August: On the Clarion Staircase.

In my husband’s and my conversations about various attempts at achievement and self-improvement, we talk about something I’ve dubbed the Clarion Staircase Effect.  I’ll explain why in a minute, but first I’ll give you the most recent example.

I’ve been studying Russian for going on five months now, using a textbook, various apps, and twice-weekly meetings with a Skype tutor. This is the fourth foreign language that I’ve studied with any seriousness, and I normally excel at it.  I mention this not to be immodest, but to explain why it was frustrating to me, after five months, to still feel as though I were doing math problems in my head when I tried to speak in Russian, rather than having even the beginnings of a fluid “feel” for the language.  Every week I would study, and every week I would show up at lessons with my tutor and absolutely flounder. The only phrases in Russian that came to me fluidly were “I don’t understand” and “I don’t remember the word,” and those only from overuse.

It wasn’t until last week that I realized my tutor was, intentionally or unintentionally, creating the Clarion Staircase Effect in the escalating content of our sessions.

You probably begin to understand what I mean, but I’ll explain explicitly anyhow.

When I attended Clarion in the summer of 2009, I was terribly out of shape.  I’d been more or less a shut-in for a couple of years before that due to mental health issues, and although I’d spent a few months pre-Claroin doing daily walks around the neighborhood to lift myself from a purely sedentary state to something more approaching human, I wasn’t prepared for the fact that every morning for six weeks I’d have to walk up to a classroom on the fourth floor.  I was also pregnant.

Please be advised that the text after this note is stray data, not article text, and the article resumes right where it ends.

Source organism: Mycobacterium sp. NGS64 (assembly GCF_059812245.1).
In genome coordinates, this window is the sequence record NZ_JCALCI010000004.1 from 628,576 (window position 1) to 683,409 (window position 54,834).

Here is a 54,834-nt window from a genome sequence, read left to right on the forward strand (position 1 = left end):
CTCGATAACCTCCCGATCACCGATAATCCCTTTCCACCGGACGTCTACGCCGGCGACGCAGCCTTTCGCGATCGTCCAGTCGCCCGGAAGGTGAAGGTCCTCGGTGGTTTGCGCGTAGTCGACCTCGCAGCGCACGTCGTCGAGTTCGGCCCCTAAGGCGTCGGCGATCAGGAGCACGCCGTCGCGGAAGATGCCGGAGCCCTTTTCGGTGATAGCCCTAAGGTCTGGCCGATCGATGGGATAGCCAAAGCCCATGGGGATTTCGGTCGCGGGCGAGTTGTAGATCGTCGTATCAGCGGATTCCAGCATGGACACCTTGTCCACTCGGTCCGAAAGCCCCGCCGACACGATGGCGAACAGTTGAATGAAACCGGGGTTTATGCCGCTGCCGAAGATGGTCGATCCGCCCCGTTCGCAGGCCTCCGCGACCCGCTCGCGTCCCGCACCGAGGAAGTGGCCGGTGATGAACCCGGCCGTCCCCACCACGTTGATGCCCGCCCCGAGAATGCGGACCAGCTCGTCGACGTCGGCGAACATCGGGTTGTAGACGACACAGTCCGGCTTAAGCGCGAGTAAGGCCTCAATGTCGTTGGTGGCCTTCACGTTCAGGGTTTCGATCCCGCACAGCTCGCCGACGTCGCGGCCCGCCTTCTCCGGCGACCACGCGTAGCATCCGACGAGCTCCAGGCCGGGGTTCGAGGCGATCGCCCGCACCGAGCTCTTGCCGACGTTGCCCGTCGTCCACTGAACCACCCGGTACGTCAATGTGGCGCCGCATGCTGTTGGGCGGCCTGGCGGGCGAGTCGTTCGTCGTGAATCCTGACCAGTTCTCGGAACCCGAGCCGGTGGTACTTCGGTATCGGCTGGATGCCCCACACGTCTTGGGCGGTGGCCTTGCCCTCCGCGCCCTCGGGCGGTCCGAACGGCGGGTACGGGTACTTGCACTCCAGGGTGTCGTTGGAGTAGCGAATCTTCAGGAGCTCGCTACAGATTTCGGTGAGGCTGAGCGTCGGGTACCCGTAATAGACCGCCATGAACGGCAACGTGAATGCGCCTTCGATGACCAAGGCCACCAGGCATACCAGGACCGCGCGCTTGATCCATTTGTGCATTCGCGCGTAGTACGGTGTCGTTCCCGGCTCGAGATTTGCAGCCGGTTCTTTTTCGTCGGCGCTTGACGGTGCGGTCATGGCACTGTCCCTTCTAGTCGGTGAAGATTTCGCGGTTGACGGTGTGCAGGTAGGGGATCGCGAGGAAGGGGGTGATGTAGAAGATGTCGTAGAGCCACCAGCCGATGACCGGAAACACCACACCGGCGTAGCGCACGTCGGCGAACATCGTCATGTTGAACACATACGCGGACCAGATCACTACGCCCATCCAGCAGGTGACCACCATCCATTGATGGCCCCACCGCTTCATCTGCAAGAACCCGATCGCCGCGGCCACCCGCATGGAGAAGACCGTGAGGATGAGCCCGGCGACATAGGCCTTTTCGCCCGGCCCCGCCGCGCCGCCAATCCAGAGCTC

The first day of class, I was sweaty and gasping for air, heart pounding, worried for the health of my unborn child.  But by about week four, when I got to the top of the staircase I was… sweaty and gasping for air, heart pounding, worried for the health of my unborn child.

“This is so frustrating,” I confided to a classmate in week four as I sank miserably into a chair.  “I figured after nearly five weeks of daily cardio this would be at least a little bit easier.  And yet here I am, still gasping like a fish, just like the first day.”

“But have you noticed,” said my classmate, “that now you climb the stairs in about half the time?”


I do this to myself chronically.  I set a Difficulty Level for a task in my head, and subconsciously I adjust the task so that it meets the expected difficulty level, rather than doing it the same way I did before and enjoying the pleasure of watching the difficulty drop.  This perpetual bar-raising is a wonderful way to get better at things, but it’s not a great way to feel good about yourself.  So sometimes I have to remind myself, if I don’t seem to be improving at a task, it may be that my standards are moving ahead of my capability like a carrot on a stick.